The American Hairless Terrier is a small to medium sized, smoothly muscled and active terrier. Ancestors of the breed were bred to hunt rats and other vermin. The lack of coat on the hairless variety of the American Hairless Terrier renders them unsuited for most hunting activities. They have, however, retained a strong hunting instinct and excel in many other activities and sports. The breed is energetic, alert, curious and intelligent.

HEAD

Expression – is alert, curious and intelligent. Viewed from the front or side the head forms a blunt wedge shape and is proportionate to the size of the body. Eyes are expressive, set obliquely, round, somewhat prominent but moderate in size, and of matching color. Eye color varies with body color from darkest brown to amber and hazel. When eyes are brown, a darker brown is preferred. Amber eyes are permissible for a blue dog. Blue eyes are acceptable in blue or blue fawn dogs only but gray is preferred. Eye rim pigmentation corresponds with the nose color.

BODY

The body is slightly longer than tall. Length of the front leg (measured from point of elbow to the ground) should approximately equal one-half of the dog’s height. The loin is moderately short, slightly arched, and muscular, with moderate tuck-up and the croup is slightly sloping. Ribs extend well back and are well sprung out from the spine, forming a broad, strong back, then curving down and inward to form a deep body. Brisket extends to or just below the elbow. The chest between the forelegs is well filled and of moderate width when viewed from the front. The forechest extends in a shallow oval shape in front of the forelegs when viewed from the side.

FOREQUARTERS

Shoulders blades are well laid back with the upper tips fairly close together at the withers. The upper arm appears equal in length to the shoulder blade and joins at an apparent right angle. Shoulders are smoothly muscled and the elbows are close to the body. Forelegs are straight and strong when viewed from any angle and sturdy in bone. Pasterns are strong, short, and nearly vertical. Feet -Feet are slightly oval in shape and compact. The two middle toes are slightly longer than the other toes.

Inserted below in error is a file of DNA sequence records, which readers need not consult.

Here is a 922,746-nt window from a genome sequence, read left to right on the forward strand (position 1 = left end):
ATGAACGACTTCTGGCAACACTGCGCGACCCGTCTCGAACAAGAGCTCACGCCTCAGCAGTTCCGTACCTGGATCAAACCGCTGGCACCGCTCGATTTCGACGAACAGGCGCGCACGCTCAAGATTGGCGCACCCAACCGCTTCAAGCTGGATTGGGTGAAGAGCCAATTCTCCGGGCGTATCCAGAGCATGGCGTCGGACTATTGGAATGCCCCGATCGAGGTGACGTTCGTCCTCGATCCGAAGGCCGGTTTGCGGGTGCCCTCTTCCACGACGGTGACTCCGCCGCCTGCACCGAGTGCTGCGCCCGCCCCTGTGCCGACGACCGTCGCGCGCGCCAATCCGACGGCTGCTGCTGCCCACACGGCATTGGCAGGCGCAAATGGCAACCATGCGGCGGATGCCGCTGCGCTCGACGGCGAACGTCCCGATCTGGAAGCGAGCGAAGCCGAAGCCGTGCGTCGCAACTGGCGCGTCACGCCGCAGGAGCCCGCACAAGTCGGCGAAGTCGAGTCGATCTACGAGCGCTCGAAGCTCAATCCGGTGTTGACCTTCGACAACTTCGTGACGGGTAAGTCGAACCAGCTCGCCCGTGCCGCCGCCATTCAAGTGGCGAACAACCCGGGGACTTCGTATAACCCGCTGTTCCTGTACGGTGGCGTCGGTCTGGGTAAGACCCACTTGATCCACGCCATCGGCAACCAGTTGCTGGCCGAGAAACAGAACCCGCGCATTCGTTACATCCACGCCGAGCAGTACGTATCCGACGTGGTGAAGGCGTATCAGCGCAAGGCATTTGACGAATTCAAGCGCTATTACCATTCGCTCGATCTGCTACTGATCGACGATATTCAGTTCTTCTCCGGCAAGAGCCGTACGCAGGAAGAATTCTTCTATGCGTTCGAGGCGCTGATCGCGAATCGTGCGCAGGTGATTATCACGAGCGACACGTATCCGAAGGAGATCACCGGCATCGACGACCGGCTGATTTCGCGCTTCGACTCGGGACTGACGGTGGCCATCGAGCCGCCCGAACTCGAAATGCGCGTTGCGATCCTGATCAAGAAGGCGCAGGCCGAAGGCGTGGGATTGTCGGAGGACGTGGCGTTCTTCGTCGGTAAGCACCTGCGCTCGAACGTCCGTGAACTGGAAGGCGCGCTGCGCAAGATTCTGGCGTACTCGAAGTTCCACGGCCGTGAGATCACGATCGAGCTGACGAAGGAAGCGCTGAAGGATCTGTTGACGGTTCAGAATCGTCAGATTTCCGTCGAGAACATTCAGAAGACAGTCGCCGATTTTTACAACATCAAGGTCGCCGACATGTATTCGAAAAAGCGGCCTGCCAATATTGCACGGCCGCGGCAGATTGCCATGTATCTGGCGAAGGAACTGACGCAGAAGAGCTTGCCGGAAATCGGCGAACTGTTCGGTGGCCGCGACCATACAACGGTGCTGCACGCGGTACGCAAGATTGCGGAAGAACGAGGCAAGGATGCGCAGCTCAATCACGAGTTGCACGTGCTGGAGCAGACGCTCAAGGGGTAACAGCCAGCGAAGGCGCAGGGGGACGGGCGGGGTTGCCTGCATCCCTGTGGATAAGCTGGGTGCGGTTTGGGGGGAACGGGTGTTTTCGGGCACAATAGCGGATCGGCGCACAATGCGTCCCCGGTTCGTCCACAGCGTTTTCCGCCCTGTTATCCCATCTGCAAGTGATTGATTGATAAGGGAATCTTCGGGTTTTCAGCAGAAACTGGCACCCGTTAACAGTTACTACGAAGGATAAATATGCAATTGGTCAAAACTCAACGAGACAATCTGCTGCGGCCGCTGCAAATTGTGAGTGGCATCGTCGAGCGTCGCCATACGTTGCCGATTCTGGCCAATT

HINDQUARTERS

The hindquarters are muscular. Upper and lower thighs being approximately equal in length. Angulation of the hindquarters and forequarters are in balance with each other. Stifles are well-bent and the hocks are well let down. The short, strong rear pasterns are perpendicular to the ground and when viewed from the rear they are parallel to one another.

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american hairless terrier illustration

Colors & Markings

Colors

Description Standard Colors Registration Code
Apricot Check Mark For Standard Color 002
Black Check Mark For Standard Color 007
Black Sable Red Check Mark For Standard Color 532
Blue Check Mark For Standard Color 037
Blue Fawn Check Mark For Standard Color 036
Chocolate Check Mark For Standard Color 071
Lemon Check Mark For Standard Color 114
Lilac Dilute Check Mark For Standard Color 475
Red Check Mark For Standard Color 140
Red Sable Check Mark For Standard Color 155
Seal Check Mark For Standard Color 261
White & Apricot Check Mark For Standard Color 200
White & Black Check Mark For Standard Color 202
White & Blue Check Mark For Standard Color 288
White & Blue Fawn Check Mark For Standard Color 334
White & Chocolate Check Mark For Standard Color 287
White & Lemon Check Mark For Standard Color 211
White & Red Check Mark For Standard Color 214
White Black & Red Check Mark For Standard Color 361
Black & Tan 018
Black Brindle 279
Black Brindle & White 021
Black Tan & White 030
Blue & Tan 044
Blue Brindle 056
Blue Brindle & White 254
Blue Fawn & White 274
Blue Tan & White 291
Chocolate & Tan 072
Chocolate Brindle 342
Lemon & White 115
Red & Tan 250
Red & White 146
Red Brindle 148
Red Brindle & White 149

Markings

Description Standard Markings Registration Code
Brindle Check Mark For Standard Mark 051
Brindle Points Check Mark For Standard Mark 046
Sable Check Mark For Standard Mark 026
Tan Markings Check Mark For Standard Mark 012
Tan Points Check Mark For Standard Mark 029
White Markings Check Mark For Standard Mark 014
White Markings, Tan Points Check Mark For Standard Mark 030
Piebald 025